Falling Behind in Studies? Join Our Performance Improvement Batch. Enroll For Free
One of our academic counsellors will contact you within 1 working day.
Click to Chat
1800-1023-196
+91-120-4616500
CART 0
Use Coupon: CART20 and get 20% off on all online Study Material
Welcome User
OR
LOGIN
Complete Your Registration (Step 2 of 2 )
Live 1-1 coding classes to unleash the creator in your Child
Conic Sections
History of Conic Sections
Meaning of Conic Sections
What is a right circular cone?
Terms used in Conic Sections
Sections of a Cone
Degenerate Conics
Eccentricity
Latus Rectum
Conic Parameters
What is Cartesian coordinates?
Standard form of equations in Cartesian coordinates
Classifying a conic from its equation
The first definition of conic section was given by Menaechmus but his work didn’t work. The Apollonius of perga had written about the conic sections and the other hidden discoveries of conics in his book “The conic” in 200 B.C. Archimedes and Apollonius had studied the conics for their own beauty but now it is very important tool in space and research work.
Conic Section is a curve formed by the intersection of a plane with the two napped right circular cone. Because of this intersection, different types of curves are formed due to different angles. Or you can say that if we slice the 3d cone in pieces it could be cut in different shapes and these shapes form some curves these are called Conic Sections, sections here means the slice of cone.
There are two lines intersect each other at a fixed point and angle. One line rotates around it so that the angle remains the same and the surface obtained then is called the Right Circular Cone.
To understand the conic sections first we need to understand some terms which are used in it:
Center - The point at the center of a circle, an ellipse or a hyperbola. There is no center in parabola.
Vertex - The right circular cone consists of two cones joint at a fixed point is called Vertex (represented as V in the above picture).
Generator – The line which rotates around is called Generator as shown by orange line in the picture.
Axis - A line which is fixed and perpendicular to the base and passes through the vertex is called Axis.
Directrix- The perimeter of the base is called the Directrix.
Nappe - The lateral surface or the round surface of the cone is called the Nappe. The nappe above the vertex is called the upper nappe and the nappe below the vertex is called the Lower Nappe.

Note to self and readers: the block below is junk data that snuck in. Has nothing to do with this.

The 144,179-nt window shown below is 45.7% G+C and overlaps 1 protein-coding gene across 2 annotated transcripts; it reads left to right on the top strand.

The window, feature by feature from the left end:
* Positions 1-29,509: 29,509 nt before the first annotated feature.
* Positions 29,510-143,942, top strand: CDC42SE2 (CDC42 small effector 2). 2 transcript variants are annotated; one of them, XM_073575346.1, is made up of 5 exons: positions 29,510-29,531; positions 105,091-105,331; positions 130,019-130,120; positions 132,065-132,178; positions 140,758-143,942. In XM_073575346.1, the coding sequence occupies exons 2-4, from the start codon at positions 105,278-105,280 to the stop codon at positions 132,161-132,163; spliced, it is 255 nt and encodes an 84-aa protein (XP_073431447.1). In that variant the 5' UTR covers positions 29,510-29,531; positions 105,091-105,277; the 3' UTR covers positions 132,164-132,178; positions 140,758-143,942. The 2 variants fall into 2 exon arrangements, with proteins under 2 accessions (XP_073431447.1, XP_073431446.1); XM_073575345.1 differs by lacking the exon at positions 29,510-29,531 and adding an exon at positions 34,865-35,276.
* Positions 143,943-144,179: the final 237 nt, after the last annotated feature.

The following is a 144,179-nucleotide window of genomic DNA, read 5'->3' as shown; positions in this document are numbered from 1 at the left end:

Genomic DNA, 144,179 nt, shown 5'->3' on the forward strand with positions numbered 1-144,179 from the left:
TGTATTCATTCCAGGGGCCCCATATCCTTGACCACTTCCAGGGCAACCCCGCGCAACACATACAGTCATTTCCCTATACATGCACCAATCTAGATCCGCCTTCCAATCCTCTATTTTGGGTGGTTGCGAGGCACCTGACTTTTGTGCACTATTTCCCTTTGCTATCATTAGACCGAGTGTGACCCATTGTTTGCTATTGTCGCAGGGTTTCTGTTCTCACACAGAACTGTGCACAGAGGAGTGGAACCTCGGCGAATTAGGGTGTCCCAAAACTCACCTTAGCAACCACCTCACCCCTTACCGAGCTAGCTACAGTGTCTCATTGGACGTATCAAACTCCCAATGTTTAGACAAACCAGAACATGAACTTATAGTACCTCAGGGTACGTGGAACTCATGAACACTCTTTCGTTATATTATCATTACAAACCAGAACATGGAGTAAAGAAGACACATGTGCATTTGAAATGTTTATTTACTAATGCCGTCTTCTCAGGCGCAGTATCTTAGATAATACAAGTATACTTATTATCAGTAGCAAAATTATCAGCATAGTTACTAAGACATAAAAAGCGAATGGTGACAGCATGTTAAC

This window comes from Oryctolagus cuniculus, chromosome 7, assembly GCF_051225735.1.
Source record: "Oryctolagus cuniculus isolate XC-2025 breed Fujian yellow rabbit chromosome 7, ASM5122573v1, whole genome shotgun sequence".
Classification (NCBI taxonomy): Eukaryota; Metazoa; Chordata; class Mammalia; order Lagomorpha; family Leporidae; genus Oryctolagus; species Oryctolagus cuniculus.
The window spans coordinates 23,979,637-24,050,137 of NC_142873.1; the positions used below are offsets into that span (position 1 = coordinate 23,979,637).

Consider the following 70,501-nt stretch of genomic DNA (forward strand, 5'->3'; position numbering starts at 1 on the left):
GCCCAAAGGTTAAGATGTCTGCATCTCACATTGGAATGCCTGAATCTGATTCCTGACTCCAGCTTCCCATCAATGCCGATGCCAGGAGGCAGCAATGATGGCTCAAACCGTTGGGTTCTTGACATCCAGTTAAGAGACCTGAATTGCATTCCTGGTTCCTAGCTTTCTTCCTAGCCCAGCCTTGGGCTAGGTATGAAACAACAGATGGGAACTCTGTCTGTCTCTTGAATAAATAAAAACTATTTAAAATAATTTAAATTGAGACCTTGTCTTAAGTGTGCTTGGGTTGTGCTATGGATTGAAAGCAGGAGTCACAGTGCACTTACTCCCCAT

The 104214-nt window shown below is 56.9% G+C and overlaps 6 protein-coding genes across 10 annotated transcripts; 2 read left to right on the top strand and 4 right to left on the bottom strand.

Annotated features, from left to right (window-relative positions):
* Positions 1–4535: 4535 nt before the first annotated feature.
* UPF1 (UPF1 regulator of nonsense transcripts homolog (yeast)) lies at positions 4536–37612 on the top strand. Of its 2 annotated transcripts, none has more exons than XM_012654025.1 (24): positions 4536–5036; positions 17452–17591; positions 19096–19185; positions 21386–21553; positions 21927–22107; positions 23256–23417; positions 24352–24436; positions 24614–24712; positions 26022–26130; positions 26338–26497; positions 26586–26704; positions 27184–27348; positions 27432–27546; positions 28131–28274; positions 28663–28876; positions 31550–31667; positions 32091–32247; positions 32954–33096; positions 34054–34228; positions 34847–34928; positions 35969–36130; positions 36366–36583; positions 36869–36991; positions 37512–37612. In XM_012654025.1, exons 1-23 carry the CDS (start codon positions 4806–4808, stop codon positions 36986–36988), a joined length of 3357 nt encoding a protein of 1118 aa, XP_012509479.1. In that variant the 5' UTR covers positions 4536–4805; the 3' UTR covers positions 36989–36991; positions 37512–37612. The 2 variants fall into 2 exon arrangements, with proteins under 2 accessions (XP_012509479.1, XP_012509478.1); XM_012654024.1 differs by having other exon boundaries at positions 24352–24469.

Vertex Angle – The angle between the axis and the generator is called the Vertex Angle.
Focus - It is a point from which the distance is measured to form conic.
Major Axis- It is a line segment which is perpendicular to the directrix of any conic section.
Minor Axis - It is a line segment which is perpendicular to the directrix and bisecting the major axis of the conic section.
Plane - The conic sections are the curves obtained when the plane intersects with the cone as shown in the above picture
The conic sections are the curve obtained when the plane intersects with the cone .It is the angle of intersection which defines the type of conic sections. There are four types of conic sections.
Ellipse- When the plane intersects with the double circular cone in such a way that the angle between the axis and the plane is greater than the vertex angle then it made an ellipse.
Circle - When the plane is perpendicular at the axis, the ellipse becomes the circle. Or you can say that circle is the special type of ellipse.
Parabola- When the angle between the vertical axis and the plane is equal to the vertex angle, we get an open curve called parabola at the intersecting surface of the cone.
Hyperbola - In all the above conic sections we are getting one curve in only one nappe of the double cone, but when the angle between the plane and the vertical axis is less than the vertical angle, the plane intersects both the nappes of the cone which form two disjoint open curves are called Hyperbola.
If a plane intersects the double right circular cone at the vertex then the ellipse become point, parabola becomes line and hyperbola becomes two intersecting lines.
Eccentricity is the factor related to conic sections which shows how circular the conic sections. More the eccentricity less circular the shape is and more the eccentricity less circular the shape is. The eccentricity of the line is ∞. The two conic sections will be of same shape if they have same eccentricity. A conic section is defined as the locus of all points whose distances to a point (the focus) and a line (the directrix) are in a constant ratio. This ratio is called Eccentricity. It is denoted by“e”.